The nobler elements of British life would, in the 19th and early 20th centuries, travel to Nice for autumn and winter. They were rich but not fools. There are few better places to be. Culture, good food and festivity are in the city's genes. The latter two come together for France's noisiest carnival - the next one, themed on gastronomy, runs from February 14 to March 4. Meanwhile, you find culture all over the place, from the Italianate opera house to any number of galleries and museums.
But Nice's aspiration to sunlit sophistication is spiced by a taste for scandal. Its heroine, Catherine Segurane, gained her status by mooning attacking Turks during a 1543 siege. The local population remains similarly feisty.
Here are the top 10 sights we suggest you see in the city.
1. Promenade des Anglais
France's loveliest promenade fulfils the sensuous promise of the Cote d'Azur.
Curving almost five miles around the bay, punctuated by palms and pergolas,La Prom has been the required amble for fashionable folk since the British community funded the initial length in the 1820s. Sadly, leisurewear has dumbed down since the days of frock-coats and parasols. There are also more joggers, very small dogs and traffic than I deem desirable. But the aura remains.
2. Old Town (Vieux Nice)
The tight-packed labyrinth is a warren of wriggling streets no thicker than a fisherman's forearm. The Nicois were traditionally packed in pretty snug. They still are, now jostling to sell Provencal frocks and perfumes, dodgy art and olive oil. "Touristy," cry the purists, wrongly. Nice has always done commotion and boisterous commerce. They're as genuine as the markets, the ochre tones, or the churchesPop into the Eglise de Gesu, 12 Rue Droite, buy an icecream at Fenocchio's on Place Rossetti, then appreciate the turmoil.
3. Cours Saleya
On flower market mornings (every day, bar Mondays), the rectangular Cours is an explosion of colours and aromas. There's something promising about the succession of stalls with their pert blooms, rounded fruit and suggestion of juicy fertility. By late morning, restaurant tables will be edging on to the Cours for alfresco dining. Food lust threatens - but, then, Nice is skilled at both firing appetites and slaking them.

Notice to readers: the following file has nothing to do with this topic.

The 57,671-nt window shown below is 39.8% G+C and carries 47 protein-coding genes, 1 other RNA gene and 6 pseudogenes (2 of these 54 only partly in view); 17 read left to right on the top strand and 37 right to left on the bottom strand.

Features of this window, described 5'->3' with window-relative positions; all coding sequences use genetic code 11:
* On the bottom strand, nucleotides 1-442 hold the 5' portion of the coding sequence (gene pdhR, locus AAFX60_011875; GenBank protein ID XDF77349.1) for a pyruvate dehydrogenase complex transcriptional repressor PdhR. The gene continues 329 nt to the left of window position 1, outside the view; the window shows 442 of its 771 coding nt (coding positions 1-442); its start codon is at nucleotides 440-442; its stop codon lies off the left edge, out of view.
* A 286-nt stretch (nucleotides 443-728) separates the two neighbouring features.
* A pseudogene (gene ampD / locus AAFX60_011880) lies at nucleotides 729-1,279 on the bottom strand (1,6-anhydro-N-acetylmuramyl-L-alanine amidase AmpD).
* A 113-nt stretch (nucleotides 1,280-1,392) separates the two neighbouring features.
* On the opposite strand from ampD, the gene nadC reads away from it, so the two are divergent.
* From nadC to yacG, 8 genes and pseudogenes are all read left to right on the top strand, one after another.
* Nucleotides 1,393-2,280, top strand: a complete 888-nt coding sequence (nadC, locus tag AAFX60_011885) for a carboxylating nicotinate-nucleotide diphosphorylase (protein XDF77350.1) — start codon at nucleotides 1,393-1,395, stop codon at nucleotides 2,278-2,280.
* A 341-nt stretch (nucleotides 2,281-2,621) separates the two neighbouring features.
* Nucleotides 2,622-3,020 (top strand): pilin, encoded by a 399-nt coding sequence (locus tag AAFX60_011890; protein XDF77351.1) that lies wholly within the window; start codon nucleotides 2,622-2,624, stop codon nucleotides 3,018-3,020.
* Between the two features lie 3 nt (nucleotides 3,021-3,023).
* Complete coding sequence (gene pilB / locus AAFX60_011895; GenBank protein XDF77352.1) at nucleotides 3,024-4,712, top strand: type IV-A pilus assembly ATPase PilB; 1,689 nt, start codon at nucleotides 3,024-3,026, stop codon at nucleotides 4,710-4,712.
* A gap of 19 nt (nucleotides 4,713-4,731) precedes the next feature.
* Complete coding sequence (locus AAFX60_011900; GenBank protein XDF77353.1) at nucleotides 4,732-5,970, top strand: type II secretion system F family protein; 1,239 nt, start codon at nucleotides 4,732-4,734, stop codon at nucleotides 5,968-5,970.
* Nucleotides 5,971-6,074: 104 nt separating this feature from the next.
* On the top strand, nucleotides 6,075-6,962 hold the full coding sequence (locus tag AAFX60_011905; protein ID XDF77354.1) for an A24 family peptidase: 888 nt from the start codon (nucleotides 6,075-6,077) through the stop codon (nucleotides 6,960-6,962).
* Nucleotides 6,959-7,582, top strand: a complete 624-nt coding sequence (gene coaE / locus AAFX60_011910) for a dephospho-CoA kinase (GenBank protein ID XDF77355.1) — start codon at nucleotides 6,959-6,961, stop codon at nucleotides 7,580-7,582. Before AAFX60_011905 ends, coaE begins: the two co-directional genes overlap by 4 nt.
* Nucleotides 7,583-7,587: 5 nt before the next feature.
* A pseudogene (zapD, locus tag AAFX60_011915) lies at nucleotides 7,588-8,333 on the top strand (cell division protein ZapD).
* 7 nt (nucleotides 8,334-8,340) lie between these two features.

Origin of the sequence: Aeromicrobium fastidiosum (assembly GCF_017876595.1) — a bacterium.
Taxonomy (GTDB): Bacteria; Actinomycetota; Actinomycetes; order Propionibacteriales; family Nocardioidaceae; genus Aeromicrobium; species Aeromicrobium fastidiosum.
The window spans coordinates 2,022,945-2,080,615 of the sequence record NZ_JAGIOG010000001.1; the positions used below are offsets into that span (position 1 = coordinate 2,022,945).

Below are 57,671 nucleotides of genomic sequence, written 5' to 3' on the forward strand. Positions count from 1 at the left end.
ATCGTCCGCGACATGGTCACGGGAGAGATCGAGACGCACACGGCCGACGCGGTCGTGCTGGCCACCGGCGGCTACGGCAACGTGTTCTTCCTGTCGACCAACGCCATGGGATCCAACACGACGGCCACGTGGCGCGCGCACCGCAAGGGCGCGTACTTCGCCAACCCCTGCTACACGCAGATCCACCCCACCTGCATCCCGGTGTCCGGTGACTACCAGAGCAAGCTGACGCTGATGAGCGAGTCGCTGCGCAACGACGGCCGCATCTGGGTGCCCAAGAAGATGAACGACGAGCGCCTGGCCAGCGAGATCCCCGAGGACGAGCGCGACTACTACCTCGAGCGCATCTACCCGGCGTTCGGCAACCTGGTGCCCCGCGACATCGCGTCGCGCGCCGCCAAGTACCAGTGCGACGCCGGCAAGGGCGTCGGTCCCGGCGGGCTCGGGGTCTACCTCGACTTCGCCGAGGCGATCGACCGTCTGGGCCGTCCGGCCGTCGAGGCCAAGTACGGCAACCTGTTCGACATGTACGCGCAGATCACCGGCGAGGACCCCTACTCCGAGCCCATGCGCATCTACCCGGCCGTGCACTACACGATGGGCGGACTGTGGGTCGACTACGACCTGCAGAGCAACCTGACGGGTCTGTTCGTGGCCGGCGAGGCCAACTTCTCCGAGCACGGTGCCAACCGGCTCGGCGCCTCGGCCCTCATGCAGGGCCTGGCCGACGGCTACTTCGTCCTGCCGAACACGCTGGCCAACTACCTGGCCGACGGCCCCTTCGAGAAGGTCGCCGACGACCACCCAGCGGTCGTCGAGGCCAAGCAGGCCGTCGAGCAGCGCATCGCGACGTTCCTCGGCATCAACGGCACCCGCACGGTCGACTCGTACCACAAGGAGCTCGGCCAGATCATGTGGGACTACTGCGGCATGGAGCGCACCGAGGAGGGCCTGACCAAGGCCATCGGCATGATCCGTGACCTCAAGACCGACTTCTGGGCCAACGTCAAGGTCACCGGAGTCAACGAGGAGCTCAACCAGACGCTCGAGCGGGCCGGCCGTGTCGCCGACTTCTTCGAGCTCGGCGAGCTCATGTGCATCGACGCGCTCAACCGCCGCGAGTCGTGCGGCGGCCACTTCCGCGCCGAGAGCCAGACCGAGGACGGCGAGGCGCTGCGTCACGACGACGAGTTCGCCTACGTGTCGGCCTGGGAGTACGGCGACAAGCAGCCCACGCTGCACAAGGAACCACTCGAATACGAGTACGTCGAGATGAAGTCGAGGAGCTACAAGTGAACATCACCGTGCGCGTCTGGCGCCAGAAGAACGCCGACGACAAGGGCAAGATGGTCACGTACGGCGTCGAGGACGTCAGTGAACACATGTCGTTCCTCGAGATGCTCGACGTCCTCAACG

4. Musee Matisse
Nice throbs with excellent galleries, but this is the best. Matisse was based in Nice from 1917 until his death in 1954. On Cimiez Hill, the city pays tribute with a superb collection, from the 1890s to his late-life gouache cut-outs. The museumcelebrated its 50th birthday this month, but the power of the place is undiminished as it kicks off its second half-century.
Open 10am-6pm, closed Tuesday. Admission: free. musee-matisse-nice.org.
5. Cimiez Hill
While near the Musee Matisse,make time for the Roman archaeological site. Cimiez was the Roman base here. Then stroll the olive grove to the nearby Franciscan monastery. The gardens are pretty, but the real attraction is the church and three 15th-century masterpieces.Across from the Musee, the Regina building is where Queen Victoria stayed from 1897 to 1899. The crown on the west wing indicates her quarters. And there's a statue of her in front of the gardens.
6. Musee Marc Chagall
Here are tableaux. They are magnificent, throbbing with colour, power and passion. Even so, his animals are a bit wonky. His sheep look like donkeys. ("Of course I draw badly," Chagall once said. "I like drawing badly.") Until October 7, the museum is marking its 40th anniversary with a show of the artist's many self-portraits, and double portraits, starring his wife.
Open 10am-6pm (5pm, Nov-April). Admission €8 ($12.90), free first Sunday of the month, and for EU under-26-year-olds. musee-chagall.fr.
7. Russian Cathedral
With its cupolas, mini-steeples, turrets and polychrome tiles, the cathedral appears to have been wrenched from St Petersburg and shipped south. It was built for Nice's Russian aristos, their numbers boosted by 1917 exiles. Following an ownership dispute (Russian Federation vs the local Orthodox faithful: the Federation won), the loveliest Orthodox church outside Russia is once again open. Thus might we see how the interior "symbolises the universe returned to its initial beauty". It is clearly an initial universe as conceived for Russian tastes - very gold, shiny, studded with jewels and about 300 icons.
Open: 9am-noon, 2pm-6pm, closed Monday. Admission: free. cathedrale-russe-nice.fr.
8. Le Grand Tour
An open-topped bus tour is the most effective way of looping around Nice's greatest hits without undue effort. It's a hop-on, hop-off affair, so you can spin it out all day. The English-language commentary is excellent. Don't miss the Matisse and Chagall museums, and the Russian cathedral.
Daily, from Quai-des-Etats-Unis. Price: one day€21 ($33.80), two days €23 ($37). One or two days children 4-11 €8 ($12.90). nicelegrandtour.com.
9. Colline du Chateau
The 90m hill between the old town and the port was where Nice started. Greek relics have been found up there. Later, it bore the castle that defended Nice until Louis XIV had it razed. Now the hilltop is a rather fine park, with woodland, a waterfall and the very best views over Nice and the bay.
Nietzsche used to love walking up here. Access is by foot from the old town, the Tour Bellanda lift or the dinky little tourist train.
10. Opera de Nice
On the fringes of the old town, the opera house is worth a look even when empty. It's better still when something's going on. The current season includes Weber's Der Freischutz, Die Fledermaus and Handel's Semele. Nice's own philharmonic orchestra takes full part in the C'est Pas Classique festival (November 24-27)This attempt to demystify classical music involves about 100 free concerts and shows across the city. opera-nice.org.
GETTING THERE: Emirates flies four times a day to Nice from New Zealand, with direct connections at Dubai. It also flies daily to two other French destinations, Paris and Lyon.